The story behind Ax Handle Saturday's most famous photo
On August 27, 1960, a Life Magazine photographer captured Charlie Griffin in the aftermath of the racist attack now known as Ax Handle Saturday. Published at a time when the local power structure downplayed and denied the violence, the shot demonstrates the ever important ability of photography to speak truth to silence.
Charlie Griffin, victim of Ax Handle Saturday
Life Magazine, “Racial Fury Over Sit-Ins,” September 12, 1960
Photography has captured some of Jacksonville’s best and worst moments. In terms of both pure, visceral impact and historical resonance, few can compare to the photo of a young Charlie Griffin, bloodied and dazed, after a savage assault by white segregationists on Ax Handle Saturday. The most striking image from one of Jacksonville’s darkest days, it remains as relevant today as when it was shot six decades ago.
Stony the road we trod: Jacksonville’s sit-in summer
Reporters talk to Rodney Hurst and the Jacksonville Youth Council during the group’s first sit-in on August 13, 1960. Courtesy of the UNF Digital Commons Rodney Lawrence Hurst Sr. Papers.
In August 1960, the Jacksonville Youth Council of the National Association for the Advancement of Colored People (NAACP) began organizing sit-ins at Downtown’s whites-only lunch counters to peacefully protest the businesses’ segregation policies. Sixteen-year-old Rodney Hurst headed the group; civil rights leader Rutledge Pearson served as their advisor. The council held their first sit-in at Woolworth Department Store on Hogan Street on Saturday, August 13, and continued in the ensuing days there as well as at Cohen Brothers, W.T. Grant, and other Downtown Jacksonville stores.
For two weeks, the sit-ins occurred largely without incident. The Florida Star, Jacksonville’s main Black newspaper, covered the story, but the city’s larger papers, The Florida Times-Union and Jacksonville Journal, did not. Nor did the city government issue any statement. The powers that be hoped that by ignoring the protests, they would recede into the background.
White men confronting demonstrators outside Woolworth on Ax Handle Saturday. Courtesy of the UNF Digital Commons Rodney Lawrence Hurst St. Papers.
In the leadup to the planned sit-ins for Saturday, August 27, Pearson got word that segregationists were on the move. White men were marching around Hemming Park, now James Weldon Johnson Park, brandishing Confederate memorabilia and wooden ax handles. Pearson warned the Youth Council that there could be trouble. Undaunted, the council voted unanimously to continue the protest.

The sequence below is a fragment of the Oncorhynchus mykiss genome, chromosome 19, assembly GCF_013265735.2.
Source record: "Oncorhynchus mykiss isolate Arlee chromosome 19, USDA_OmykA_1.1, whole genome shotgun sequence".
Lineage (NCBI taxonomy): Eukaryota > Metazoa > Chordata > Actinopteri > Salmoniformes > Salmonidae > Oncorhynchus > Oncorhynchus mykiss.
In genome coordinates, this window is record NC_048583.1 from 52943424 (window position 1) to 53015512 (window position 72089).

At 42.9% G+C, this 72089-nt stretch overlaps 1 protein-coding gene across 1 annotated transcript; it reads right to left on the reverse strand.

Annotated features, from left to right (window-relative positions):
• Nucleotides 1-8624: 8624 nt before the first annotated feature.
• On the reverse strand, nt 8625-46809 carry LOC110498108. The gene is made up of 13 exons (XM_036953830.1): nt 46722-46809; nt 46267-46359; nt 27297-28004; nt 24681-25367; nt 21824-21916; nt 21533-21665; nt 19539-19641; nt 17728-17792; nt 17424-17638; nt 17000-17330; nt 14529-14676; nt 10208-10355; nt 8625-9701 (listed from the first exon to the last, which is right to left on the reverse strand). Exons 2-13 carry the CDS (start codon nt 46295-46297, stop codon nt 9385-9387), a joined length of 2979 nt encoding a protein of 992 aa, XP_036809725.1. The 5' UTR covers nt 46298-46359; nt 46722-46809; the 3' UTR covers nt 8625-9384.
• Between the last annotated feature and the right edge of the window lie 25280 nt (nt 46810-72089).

The demonstrators sat in at the lunch counters of Woolworth and W.T. Grant as planned, but soon the trouble Pearson feared came for them. A crowd of enraged white people, evidently organized by the Ku Klux Klan, set upon the protesters with ax handles and baseball bats. While they initially focused their attacks on the demonstrators, the mob soon turned its fury on every Black person it came across.
Bitter the chastening rod: Violence erupts
Life Magazine’s photo of Charlie Griffin under attack, from “Racial Fury Over Sit-Ins,” September 12, 1960
Charlie Griffin, a student at Northwestern Jr.-Sr. High School, was one of the mob’s Black victims. As Rodney Hurst wrote in his 2008 book It Was Never About a Hot Dog and a Coke, Griffin was not part of the Jacksonville Youth Council or the sit-ins, and was in fact only downtown that day to do his shopping. As Hurst wrote, Griffin’s offense of “shopping while black” was enough to draw the ire of an ax handle-wielding segregationist.
With a touch of dark humor, Griffin later told Hurst that while he was walking, “this white guy” ran up and swung on him with his ax handle. Hurst wrote that Griffin, a football player at Northwestern, could have easily handled himself in a one-on-one fight, but as he defended himself from that first attacker, others arrived and beat him viciously.
Demonstrators and other African-Americans ran for cover as police did nothing to stop the attacks. Another young man who stumbled into the violence was Nat Glover, who went on to serve as Sheriff of Jacksonville from 1995-2003. Finding himself surrounded by ax handle wielding assailants, the 17 year old Glover ran to a white police officer for help. The officer’s only response was, “You better get out of here before they kill you.” Glover ran home and cried, but he swore never run from such criminal violence again. Six years later, he joined the police department, and in 1995 he was elected Florida’s first Black sheriff since the end of Reconstruction.
Attacks like those on Griffin continued largely unabated until a black street gang called the Boomerangs started fighting back, at which point the police finally stepped in. In the end, 50 people were injured and 62 were arrested, 48 of whom were African Americans.
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